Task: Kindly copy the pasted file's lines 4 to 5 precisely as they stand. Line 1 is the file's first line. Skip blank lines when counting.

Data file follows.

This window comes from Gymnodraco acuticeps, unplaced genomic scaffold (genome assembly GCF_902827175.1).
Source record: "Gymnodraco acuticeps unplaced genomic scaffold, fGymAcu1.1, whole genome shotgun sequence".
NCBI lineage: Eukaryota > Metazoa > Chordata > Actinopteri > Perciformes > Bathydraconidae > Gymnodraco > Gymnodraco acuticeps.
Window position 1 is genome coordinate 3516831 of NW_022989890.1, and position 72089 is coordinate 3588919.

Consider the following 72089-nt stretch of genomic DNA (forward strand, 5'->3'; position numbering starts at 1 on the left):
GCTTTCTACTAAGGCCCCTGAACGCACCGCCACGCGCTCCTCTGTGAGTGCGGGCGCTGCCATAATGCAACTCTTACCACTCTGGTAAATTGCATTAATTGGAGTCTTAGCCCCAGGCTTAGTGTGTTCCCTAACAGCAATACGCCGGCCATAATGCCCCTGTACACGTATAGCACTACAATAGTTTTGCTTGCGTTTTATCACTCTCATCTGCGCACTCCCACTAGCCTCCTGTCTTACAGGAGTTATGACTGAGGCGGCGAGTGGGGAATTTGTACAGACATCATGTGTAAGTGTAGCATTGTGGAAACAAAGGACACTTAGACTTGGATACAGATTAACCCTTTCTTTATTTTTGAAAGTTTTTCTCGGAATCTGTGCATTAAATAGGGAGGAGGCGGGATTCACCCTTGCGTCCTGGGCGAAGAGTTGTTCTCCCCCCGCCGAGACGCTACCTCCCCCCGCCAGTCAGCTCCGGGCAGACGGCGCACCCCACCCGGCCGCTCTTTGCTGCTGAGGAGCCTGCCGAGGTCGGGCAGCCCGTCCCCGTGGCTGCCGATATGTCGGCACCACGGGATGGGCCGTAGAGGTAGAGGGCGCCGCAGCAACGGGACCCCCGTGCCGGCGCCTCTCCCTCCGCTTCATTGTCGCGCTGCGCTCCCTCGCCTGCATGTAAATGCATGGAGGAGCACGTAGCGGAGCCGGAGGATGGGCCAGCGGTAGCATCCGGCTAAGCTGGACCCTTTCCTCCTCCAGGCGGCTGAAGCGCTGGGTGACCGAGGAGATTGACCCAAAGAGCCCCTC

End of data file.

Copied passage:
Window position 1 is genome coordinate 3516831 of NW_022989890.1, and position 72089 is coordinate 3588919.

Consider the following 72089-nt stretch of genomic DNA (forward strand, 5'->3'; position numbering starts at 1 on the left):